2013 for the Sea Scout Ship Albatross was a big year for the ship, and began with a major haul out amidst regatta practice. Scouts were driven to Bethel Island every weekend to work on the new boat, a sixty-five foot yacht donated to the ship.
The haul out took many months but the reward was worth the work. The yacht was quickly transformed from a luxury boat into a full-fledged Scout boat, complete with a flying bridge, a well working galley and ridiculously comfortable couches.
“It’s nice,” states Makayla Ferrari, a boatswain’s mate off of the Albatross. “It’s a lot more accommodating than the old boat was. We’re really lucky to have it, it’s a beautiful boat.”
Needless to say, the officers were just exited as the Scouts, and everyone adjusted to the change and embraced the new chore: vacuuming the carpets.
As a ship that competes annually in regattas, the Albatross participated in the Old Salts Regatta, the Ancient Mariner’s Regatta (AMR), and even hosted their own at their home base in Martinez: The Sea Farer’s Regatta.
Not only did the Albatross place highly in many events in each regatta, but they were placed into the dingy race at their home regatta and both drill off and the whaleboat race at AMR. A lot of heart was given by the crew, and it showed as the unit cried for joy at the end of the season while holding up the clipper award that they earned at AMR.
In June the ship raised money for and participated in the Relay for Life, assisting in raising cancer awareness and money for the cause. During the day, members of the relay walk a track and attempt to complete as many laps as they can, because the more laps done, the more the organization is supported. At the very end of the relay, bag lanterns are lit to commemorate those with cancer.”The environment was really laid back,” says Erik Richards, one of the crew leaders aboard the Albatross.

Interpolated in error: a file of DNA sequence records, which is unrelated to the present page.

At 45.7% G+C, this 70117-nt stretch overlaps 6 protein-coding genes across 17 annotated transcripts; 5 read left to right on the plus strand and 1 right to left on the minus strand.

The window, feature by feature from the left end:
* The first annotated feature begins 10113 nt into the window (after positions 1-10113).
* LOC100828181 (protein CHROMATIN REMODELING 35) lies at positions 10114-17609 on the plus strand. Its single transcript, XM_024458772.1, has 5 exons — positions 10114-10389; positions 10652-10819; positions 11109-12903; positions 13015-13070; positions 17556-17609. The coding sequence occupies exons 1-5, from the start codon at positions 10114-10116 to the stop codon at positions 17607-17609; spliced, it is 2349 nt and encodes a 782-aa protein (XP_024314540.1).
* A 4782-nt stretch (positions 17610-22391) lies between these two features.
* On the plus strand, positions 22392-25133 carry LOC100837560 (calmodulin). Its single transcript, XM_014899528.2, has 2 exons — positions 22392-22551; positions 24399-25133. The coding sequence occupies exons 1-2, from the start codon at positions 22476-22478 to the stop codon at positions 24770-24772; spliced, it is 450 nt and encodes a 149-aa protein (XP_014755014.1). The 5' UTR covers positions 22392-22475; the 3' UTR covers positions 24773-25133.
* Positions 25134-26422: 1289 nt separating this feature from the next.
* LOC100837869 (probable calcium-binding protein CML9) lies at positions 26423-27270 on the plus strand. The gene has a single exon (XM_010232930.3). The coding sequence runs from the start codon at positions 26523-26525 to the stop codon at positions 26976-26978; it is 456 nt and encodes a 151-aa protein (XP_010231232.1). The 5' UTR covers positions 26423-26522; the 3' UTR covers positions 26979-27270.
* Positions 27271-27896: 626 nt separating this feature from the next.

“Everyone was nice and there for a common cause,”. The sense of community within the event was strong, as everyone was passionate about why they were there.
In mid August the crew embarked on a ten day adventure along the delta and Sacramento river, determined to have fun, Albatross style. With various stops at places like old town Sacramento, Windmill Cove, and West Gate, the crew had an incredible time driving two-strokes (the ‘tross calls them “putt-putts”), cruising, and eating pizza laced with hot sauce. Ken Shupe took Scouts out on inner-tubes on the delta for some fast-paced excitement. A few crew members achieved their mile-swim patches and some completed the training to receive the life-saving merit badge. The trip was ended with just as many sunburns as smiles.
When Napa Mini rolled around, the Albatross was exited to participate in regatta practice at the Chaser base and to be involved in the bridge and ball at the end of the night. One of the junior officers of the Albatross, Catherine (Cat) Murphy-Bevan, was awarded with the rank of Able.
“I felt grateful to all the people who helped me get there. and skipper, who wouldn’t let me quit,” stated Cat, explaining her feelings about the event, “And, a lot of pressure and motivation to be the Albatross’s first female qm (quartermaster) after getting it (her rank of able),”.
After the bridge came to a close, the ships changed into their formal clothes and danced for the rest of the night, while frequently complimenting Hope Gorman, the newest Quartermaster in the fleet.
2013 proved to be another full year for the Sea Scout Ship Albatross. Beginning with a haul-out and ending with a recharter, the ship worked their tail feathers off once again to provide the best program possible for the kids; and it showed true, as nine sea scouts aged out to become nine fully capable junior officers enriched with the moral values of scouting.
When Nate Garret, one of the new Junior Officers, was asked how scouts has effected him as a person, he replied with, “Through out the years in scouts I went from being shy, quiet and weak to a strong leader, what seems like everybody’s big brother, and a sense of hard workmanship!” When personally knowing all of these young adults, it is easy to see how scouts has shaped them in such a remarkable way.
The Sea Scout Ship Albatross strives to continue this pattern of strength and leadership training as they end an incredible year, and begin a new one.